8 Ways to Pay your Chinese Suppliers & Their Risks
I get a lot of inquiries from new importers wanting to find out the best way to pay their Chinese suppliers. These importers are especially concerned about the “safety” of their funds having read some horror stories online.
When importing from China or from any country for that matter, there is no “Best” Payment Method and the choice of method depends on several factors, with the most important being the amount of payment. In this post, I look at 8 payment method options that are commonly used by importers or feature in enquiries that I get, as well as their popularity, risk & acceptability.
This is probably the oldest payment method in international trade after the barter system and the most popular especially for low to medium end transactions. Normally an advance payment is sent before production and the balance as per the payment terms. The main risk for the importer is losing the advance in case things go wrong.
Payment Risk for Supplier: Buyer paying the deposit & later losing interest in the order or being unable to pay the balance due to other factors, for e.g. bankruptcy. If the product is a standard commonly sold product, the seller can often shift the stock to other buyers. In case of a unique product, the seller could be stuck. That is one reason, why for customised/unique products, suppliers (or at least smart suppliers) tend to ask for higher deposit.
Acceptance by Suppliers: Most popular payment method.
Tip: When sending a TT & needing currency exchange, using an online broker is often faster than using high street banks & you get better exchange rates in most cases. TorFX is a company a lot of our UK clients use but there are lots of good brokers offering rates better than high street banks.
“Letter of Credit” is probably the most secured payment method out there, at least in terms of “Payment Risk” and also a popular option for transactions exceeding $50,000. However, LC’s are not always feasible for small importers, due to
- Exorbitant Bank Charges
- Complex procedures & paperwork. LC’s can be difficult to understand initially and it is advisable to use a Certified Documentary Credit Specialist for consultation and compliance at least for your first couple of transactions. Once you grasp the concepts, everything becomes a lot simpler.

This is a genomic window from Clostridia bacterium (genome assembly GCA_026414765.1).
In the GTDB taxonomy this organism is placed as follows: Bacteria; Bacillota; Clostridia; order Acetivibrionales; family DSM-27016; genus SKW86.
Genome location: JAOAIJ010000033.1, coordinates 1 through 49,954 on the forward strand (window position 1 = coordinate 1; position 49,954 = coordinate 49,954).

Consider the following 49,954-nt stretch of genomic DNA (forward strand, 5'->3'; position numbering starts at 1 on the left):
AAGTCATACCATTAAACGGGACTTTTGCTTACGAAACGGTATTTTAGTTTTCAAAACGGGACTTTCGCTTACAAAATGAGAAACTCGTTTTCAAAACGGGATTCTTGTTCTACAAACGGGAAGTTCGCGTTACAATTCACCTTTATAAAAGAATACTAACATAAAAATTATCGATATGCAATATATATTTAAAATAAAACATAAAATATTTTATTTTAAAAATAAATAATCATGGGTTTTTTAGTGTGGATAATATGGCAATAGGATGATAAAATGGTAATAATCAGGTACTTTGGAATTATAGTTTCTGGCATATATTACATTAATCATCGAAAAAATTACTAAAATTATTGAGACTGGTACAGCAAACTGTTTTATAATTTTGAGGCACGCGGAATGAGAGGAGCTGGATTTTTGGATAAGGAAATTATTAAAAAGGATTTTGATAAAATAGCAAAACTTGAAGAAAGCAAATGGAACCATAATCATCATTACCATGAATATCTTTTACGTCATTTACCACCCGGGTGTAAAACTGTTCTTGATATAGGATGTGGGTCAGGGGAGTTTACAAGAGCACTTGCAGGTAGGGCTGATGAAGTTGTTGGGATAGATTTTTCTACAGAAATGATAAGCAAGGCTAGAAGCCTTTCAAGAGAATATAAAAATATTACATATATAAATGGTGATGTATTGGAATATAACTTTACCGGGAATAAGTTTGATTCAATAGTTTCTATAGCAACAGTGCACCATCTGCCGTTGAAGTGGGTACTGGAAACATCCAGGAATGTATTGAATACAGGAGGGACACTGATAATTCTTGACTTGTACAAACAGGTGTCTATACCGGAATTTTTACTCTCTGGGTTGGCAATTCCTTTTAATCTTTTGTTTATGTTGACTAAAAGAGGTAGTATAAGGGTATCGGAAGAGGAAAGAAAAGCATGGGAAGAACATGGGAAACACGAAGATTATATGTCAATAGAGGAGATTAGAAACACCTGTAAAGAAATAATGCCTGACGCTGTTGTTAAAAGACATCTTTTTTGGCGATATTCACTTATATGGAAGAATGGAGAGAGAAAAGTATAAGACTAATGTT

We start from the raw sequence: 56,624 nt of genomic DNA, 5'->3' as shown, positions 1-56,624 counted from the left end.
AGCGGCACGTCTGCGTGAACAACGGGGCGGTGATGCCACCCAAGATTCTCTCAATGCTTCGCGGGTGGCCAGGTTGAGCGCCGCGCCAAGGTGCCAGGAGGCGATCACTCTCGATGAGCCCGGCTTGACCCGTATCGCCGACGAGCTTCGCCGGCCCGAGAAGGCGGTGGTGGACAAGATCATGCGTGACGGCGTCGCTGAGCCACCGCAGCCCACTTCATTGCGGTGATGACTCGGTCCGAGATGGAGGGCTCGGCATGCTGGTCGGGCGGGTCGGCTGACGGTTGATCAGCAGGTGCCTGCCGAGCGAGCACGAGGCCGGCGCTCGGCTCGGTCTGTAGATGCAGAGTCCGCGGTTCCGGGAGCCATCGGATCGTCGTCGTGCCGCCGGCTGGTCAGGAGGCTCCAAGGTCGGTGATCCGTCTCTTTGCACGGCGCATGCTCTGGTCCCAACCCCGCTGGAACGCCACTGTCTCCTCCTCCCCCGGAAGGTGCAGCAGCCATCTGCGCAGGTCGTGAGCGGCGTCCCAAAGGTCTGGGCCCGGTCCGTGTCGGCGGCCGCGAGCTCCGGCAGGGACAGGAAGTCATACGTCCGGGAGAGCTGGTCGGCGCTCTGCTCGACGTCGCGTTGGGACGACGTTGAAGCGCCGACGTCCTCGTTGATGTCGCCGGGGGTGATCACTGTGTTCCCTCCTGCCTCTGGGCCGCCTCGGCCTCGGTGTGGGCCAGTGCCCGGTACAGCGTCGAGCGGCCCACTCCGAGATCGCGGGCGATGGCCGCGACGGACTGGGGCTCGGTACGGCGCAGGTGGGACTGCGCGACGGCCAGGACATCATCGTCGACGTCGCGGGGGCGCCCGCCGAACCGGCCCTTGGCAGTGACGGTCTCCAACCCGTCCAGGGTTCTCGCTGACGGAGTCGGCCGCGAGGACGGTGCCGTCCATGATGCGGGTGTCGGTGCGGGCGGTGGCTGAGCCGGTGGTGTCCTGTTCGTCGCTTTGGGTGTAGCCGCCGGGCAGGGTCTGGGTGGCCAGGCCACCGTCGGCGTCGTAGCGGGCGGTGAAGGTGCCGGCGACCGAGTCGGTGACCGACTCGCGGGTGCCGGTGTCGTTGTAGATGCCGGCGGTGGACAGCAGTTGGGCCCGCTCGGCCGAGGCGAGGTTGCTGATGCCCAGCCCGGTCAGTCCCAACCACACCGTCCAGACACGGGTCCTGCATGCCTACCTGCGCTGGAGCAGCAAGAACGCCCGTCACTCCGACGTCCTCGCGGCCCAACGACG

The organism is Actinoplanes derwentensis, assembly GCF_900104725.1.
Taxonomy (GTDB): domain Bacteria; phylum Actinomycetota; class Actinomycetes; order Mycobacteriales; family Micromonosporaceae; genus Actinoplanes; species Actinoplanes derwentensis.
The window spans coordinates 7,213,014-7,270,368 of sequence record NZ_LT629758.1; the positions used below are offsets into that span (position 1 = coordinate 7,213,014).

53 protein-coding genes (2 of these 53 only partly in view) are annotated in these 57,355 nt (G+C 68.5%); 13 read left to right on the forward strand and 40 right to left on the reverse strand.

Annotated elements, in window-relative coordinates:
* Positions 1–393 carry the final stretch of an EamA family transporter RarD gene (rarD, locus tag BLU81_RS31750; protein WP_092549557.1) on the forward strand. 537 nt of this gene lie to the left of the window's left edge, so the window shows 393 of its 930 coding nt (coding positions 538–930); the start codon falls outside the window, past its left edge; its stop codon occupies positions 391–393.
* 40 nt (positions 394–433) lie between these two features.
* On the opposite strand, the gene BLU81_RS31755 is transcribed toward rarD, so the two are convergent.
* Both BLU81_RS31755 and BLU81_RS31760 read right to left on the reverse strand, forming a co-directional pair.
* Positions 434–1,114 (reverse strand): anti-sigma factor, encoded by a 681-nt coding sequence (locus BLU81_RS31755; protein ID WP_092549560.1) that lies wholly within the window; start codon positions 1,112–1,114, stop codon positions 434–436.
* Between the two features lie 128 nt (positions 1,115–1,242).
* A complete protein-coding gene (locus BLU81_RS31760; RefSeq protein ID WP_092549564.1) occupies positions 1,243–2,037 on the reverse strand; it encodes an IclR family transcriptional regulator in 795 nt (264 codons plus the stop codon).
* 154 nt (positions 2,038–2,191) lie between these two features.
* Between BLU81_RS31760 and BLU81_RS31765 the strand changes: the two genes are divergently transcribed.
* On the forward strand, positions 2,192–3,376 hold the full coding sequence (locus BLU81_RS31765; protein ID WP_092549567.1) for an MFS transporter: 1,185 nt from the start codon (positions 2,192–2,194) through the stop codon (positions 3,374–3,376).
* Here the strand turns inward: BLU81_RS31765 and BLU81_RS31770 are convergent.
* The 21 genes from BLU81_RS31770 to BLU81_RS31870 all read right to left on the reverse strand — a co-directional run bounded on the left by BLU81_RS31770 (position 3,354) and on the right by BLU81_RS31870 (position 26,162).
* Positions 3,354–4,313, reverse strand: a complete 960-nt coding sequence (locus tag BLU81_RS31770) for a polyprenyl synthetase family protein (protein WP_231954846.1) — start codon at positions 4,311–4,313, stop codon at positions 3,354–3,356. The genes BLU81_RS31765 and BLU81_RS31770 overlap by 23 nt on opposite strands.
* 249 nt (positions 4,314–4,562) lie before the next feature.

- Small & many medium-end factories (who tend to have attractive prices) are not always comfortable with LC’s due to the complexity & language barrier.
One benefit of using a Letter of Credit is that it opens up a lot of “financing options” but that is a whole post in itself.
LC Acceptance by Suppliers: Acceptance is good among large and some medium sized companies as well as trading companies (Especially foreign owned trading companies). Small manufacturers, workshop factories or small Chinese trading companies are still not comfortable with Letters of credits.
Escrow is a great concept and probably the equivalent of an LC for a small buyer. Just like LC’s are not commonly used for small transactions, Escrow is not commonly used for large transactions (typically below $5000).
Alipay Escrow is the most popular escrow service for importers buying from China. It is owned by the Alibaba group and hence does have some credibility. However, the feedback I have had about the dispute resolution processes is not great. It can be hard to get refunds or even responses from the dispute resolution team.
There have also been numerous cases, where buyers have ended up with junk goods, but because of “proof of dispatch” of goods, sellers get paid (not very different from an LC, where banks are bothered with the right documentation only, which is an often exploited loophole by scammers).
Note: In most cases, suppliers are a bigger customer for an escrow provider with a permanent account with them, than a one off customer. Could this effect their dispute resolution process? You decide.
Escrow Acceptance by Suppliers: Acceptance by escrow within China is actually quite good, but for international transactions it is still low. Acceptance of foreign escrow services like escrow.com is very low compared to say a Chinese escrow service.
Therefore, escrow normally works well when purchasing through a local Chinese office and the transaction size is not too large. Also traditional factories are still not comfortable with the concept of escrow.
While, this is not a payment method sourcing companies/agents can often play the role of a more reliable escrow service than the online escrow services (from an importers perspective). This is something we do for a lot of small clients, especially those buying ready stock. The buyer would pay us for the goods & we will place orders with their suppliers.
Once we get the goods delivered to our door we can pay using “Cash on Delivery” or a Chinese escrow as the payment method. The difference here is that because the delivery address is in China, the receiver can reject the goods if they don’t conform to the agreement when they arrive and retain their escrow payment.
At wedoimport , we have a fairly well thought out “Cash on Delivery/Consolidation service“, designed exactly for this purpose. Your existing sourcing agents can also play this role, if they are instructed to do so. It is important you specifically instruct your agent to use an escrow or COD, as they may otherwise pay upfront for the goods.